The Making of GoGoDennis

This Summer, Norwich will be taken over by a blaze of 84 huge Dragons sculptures – the GoGoDragons. A follow on from the gorillas of 2013 and the elephants before that. 

GoGoDragons is an interactive art trail organised by Break charity (You can see their website and the excellent work they do here) and Wild in Art. Each sculpture is sponsored by a local company, and painted by a local (and sometimes not so local) artist. The sculptures all have Bluetooth sensors in them, so with the help of an app, you can complete the trail using a smartphone. You can also fill in the trail map and send it off the old-skool way to win a pair of flights from KLM. You can download the trail map here, or pick one up from the Forum, or Jarrolds.


My world map design was sponsored by Konectbus and Anglianbuses, and was inspired by medieval maps and the monsters who inhabited them. 

‘Here be Dragons’ is often believed to have been written on maps featuring ferocious beasts and mythological creatures to show dangerous or uncharted waters. There’s a wealth of monsters on medieval maps from around the world. Many of which are based on whales and other creatures while others are more far-fetched.  

Dotted around Dennis’ seas are 20+ sea monsters, most of which are inspired by monsters from medieval maps, including Olaus Magnus‘s Carta Marina (1539) and Abraham Ortelius’s 1598 map of Iceland.

Olaus Magus’ Carta Marina – the 1539 version

Olaus Magnus’ map became famed for it’s wealth of monsters and activity. I would have loved to have put more and more detail onto my design, but had to be a bit realistic with what I could achieve in the time available.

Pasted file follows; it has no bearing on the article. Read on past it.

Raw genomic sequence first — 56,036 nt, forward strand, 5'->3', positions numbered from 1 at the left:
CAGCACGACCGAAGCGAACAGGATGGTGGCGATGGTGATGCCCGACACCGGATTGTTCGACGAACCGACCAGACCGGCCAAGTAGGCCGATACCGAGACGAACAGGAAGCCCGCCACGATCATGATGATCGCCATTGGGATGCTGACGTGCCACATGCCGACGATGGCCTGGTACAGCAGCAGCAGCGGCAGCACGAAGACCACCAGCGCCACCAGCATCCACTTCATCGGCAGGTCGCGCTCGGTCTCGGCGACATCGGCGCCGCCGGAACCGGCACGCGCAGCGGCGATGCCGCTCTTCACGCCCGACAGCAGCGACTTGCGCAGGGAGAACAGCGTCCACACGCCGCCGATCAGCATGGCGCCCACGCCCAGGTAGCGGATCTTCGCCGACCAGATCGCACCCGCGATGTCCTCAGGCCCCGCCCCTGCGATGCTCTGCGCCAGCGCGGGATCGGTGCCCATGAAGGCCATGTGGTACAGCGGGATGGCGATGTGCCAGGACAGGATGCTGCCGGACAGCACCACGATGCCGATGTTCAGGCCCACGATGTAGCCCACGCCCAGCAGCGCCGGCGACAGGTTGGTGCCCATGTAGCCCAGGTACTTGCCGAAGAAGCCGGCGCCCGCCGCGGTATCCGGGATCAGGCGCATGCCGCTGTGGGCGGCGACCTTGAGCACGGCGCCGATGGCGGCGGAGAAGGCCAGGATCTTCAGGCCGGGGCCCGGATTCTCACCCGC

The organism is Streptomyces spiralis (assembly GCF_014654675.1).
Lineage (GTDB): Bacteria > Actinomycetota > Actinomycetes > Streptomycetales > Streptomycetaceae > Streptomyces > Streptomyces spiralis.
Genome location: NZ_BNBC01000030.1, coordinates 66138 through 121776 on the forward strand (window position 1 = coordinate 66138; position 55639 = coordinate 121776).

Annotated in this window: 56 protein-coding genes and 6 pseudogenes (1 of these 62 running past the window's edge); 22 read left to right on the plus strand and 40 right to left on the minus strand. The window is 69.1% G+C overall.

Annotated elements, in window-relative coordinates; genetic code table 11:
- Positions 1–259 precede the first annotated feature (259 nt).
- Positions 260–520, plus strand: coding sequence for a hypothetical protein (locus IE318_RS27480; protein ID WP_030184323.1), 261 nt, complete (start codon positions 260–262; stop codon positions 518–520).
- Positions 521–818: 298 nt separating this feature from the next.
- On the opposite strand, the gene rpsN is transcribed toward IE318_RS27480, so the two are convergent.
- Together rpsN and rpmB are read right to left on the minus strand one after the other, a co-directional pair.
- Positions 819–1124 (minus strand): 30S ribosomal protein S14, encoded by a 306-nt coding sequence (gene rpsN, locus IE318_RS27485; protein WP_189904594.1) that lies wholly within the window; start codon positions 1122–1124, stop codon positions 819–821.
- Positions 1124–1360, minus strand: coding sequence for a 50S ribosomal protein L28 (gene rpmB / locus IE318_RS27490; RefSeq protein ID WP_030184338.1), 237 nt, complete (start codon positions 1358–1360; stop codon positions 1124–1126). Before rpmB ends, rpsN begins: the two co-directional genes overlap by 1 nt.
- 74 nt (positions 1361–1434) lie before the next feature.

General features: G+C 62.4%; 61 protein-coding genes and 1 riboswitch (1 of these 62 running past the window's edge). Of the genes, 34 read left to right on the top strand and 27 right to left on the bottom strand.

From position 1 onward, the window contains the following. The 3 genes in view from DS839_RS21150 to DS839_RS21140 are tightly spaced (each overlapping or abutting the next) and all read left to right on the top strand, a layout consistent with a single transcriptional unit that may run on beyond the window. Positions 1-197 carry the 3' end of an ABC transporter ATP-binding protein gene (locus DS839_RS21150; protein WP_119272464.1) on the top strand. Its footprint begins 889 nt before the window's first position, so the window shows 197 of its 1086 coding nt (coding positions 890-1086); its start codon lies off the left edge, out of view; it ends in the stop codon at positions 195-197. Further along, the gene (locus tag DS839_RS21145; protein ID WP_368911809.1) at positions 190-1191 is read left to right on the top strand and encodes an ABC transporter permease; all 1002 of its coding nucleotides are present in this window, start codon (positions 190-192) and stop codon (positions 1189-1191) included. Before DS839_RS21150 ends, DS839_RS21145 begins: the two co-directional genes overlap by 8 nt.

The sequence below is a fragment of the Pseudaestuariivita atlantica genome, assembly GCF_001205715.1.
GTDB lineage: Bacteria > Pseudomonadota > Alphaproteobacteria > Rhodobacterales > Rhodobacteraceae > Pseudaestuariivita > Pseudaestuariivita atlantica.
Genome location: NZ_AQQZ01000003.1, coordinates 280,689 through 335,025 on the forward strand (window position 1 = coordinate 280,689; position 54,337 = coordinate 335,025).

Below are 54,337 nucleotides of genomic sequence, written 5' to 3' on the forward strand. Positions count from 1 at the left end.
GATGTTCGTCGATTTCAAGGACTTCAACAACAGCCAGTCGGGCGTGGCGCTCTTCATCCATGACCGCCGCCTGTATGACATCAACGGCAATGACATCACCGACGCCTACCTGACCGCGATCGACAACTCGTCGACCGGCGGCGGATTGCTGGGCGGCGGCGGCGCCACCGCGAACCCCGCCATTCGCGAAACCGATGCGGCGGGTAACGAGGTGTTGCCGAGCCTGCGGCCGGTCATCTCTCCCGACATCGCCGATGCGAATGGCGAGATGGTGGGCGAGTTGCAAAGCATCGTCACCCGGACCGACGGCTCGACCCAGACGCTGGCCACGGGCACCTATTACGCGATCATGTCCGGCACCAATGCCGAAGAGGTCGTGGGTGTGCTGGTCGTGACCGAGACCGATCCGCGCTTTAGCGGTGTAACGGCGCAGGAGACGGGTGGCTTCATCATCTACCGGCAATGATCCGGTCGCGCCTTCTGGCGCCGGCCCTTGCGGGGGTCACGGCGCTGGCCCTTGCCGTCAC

I was always a little worried about the size of the dragons – and where to paint them – they were too wide to fit through my front door. Fortunately my mum offered up her house, so long as I wasn’t too messy. So I got to work with the base coats, and first layers of spray paint at the dragon warehouse. It was a bit chilly, but I got my first sneak peek at some of the completed dragons waiting for their clear coats.

To get the word map design onto the dragon I used a projector. I had contemplated doing it freehand, but it seemed quicker and easier to just project my design on, and rough it on with charcoal, altering it to fit as I went along. The more curved edges were a bit of a pain, but we got there in the end.

Once the land was all roughed out in charcoal, I went over all the lines with a Posca pen, and washed off all the charcoal. I used an airbrush to go around the edges of the coastlines and make them slightly darker. 

Now the messy bit was over, we bundled Dennis into the van and took him back to mums house. He looked quite at home in her kitchen. 

Painting in the land took a little while, I ended up having to do several coats to get a nice even finish on the colour.

The monsters and ships were all sketched out in a sketchbook to begin with and when it came to placing them, I took my favourites (There wasn’t enough room for them all) and blew them up to the right size on the printer. Using the kitchen window as a lightbox I pencilled up the back on the drawing ready to be arranged on the dragon. 

We delivered him back to the warehouse with the other dragons, after taking some photos in the sunny garden.

His sponsors Konectbus have been amazing. They ran a competition to name him (I’d been calling him ‘Herbie Dragon’ up until then) and they named him Dennis, after the company who makes their busses Alexander Dennis


He’s now in place near the St Stephens St roundabout, and will be there until the 5th September.


I’ve made him a monster spotters ‘guide too’. It has all his monsters on it, and the map (and date) that they originated from. It’s available to download here, and will soon be available at the bus station as a leaflet too. 


 

 

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